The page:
FDIC Issues Notice of Proposed Rulemaking: Company-Run Stress Testing Requirements for FDIC-supervised State Nonmember Banks and State Savings Associations
December 18, 2018
Julianne Fisher Breitbeil
The Federal Deposit Insurance Corporation (FDIC) today issued a notice of proposed rulemaking that would revise the FDIC's requirements for stress testing by FDIC-supervised institutions, consistent with changes made by Economic Growth, Regulatory Relief, and Consumer Protection Act (EGRRCPA).
The proposed rule would amend the FDIC's existing stress testing regulations to change the minimum threshold for applicability from $10 billion to $250 billion, revise the frequency of required stress tests by FDIC-supervised institutions from annual to periodic, and reduce the number of required stress testing scenarios from three to two.
The NPR also proposes to make certain conforming and technical changes, including changes that were previously proposed in an April 2018 notice of proposed rulemaking that was superseded, in part, by the enactment of EGRRCPA.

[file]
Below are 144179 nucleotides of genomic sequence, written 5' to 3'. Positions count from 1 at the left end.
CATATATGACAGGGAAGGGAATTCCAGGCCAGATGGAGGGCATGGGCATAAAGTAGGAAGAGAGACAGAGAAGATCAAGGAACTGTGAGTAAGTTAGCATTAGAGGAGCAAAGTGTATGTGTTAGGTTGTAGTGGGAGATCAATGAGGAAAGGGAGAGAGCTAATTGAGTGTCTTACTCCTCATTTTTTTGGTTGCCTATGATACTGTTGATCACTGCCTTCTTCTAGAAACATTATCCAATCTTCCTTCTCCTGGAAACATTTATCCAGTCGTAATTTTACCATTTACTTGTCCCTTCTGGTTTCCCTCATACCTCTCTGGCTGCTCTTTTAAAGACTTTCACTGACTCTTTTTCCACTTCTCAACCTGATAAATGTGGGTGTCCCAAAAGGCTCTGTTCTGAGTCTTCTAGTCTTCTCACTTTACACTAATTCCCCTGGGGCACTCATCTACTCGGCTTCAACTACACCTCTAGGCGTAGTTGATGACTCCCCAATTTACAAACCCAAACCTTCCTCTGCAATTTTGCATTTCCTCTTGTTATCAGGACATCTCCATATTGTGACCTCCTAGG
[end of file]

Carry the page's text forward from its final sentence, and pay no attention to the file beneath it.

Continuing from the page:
Comments will be accepted until February 19, 2019.
# # #
Congress created the Federal Deposit Insurance Corporation in 1933 to restore public confidence in the nation's banking system. The FDIC insures deposits at the nation's banks and savings associations, 5,479 as of September 30, 2018. It promotes the safety and soundness of these institutions by identifying, monitoring and addressing risks to which they are exposed. The FDIC receives no federal tax dollars—insured financial institutions fund its operations.
FDIC press releases and other information are available on the Internet at www.fdic.gov, by subscription electronically (go to www.fdic.gov/about/subscriptions/index.html) and may also be obtained through the FDIC's Public Information Center (877-275-3342 or 703-562-2200). PR-97-2018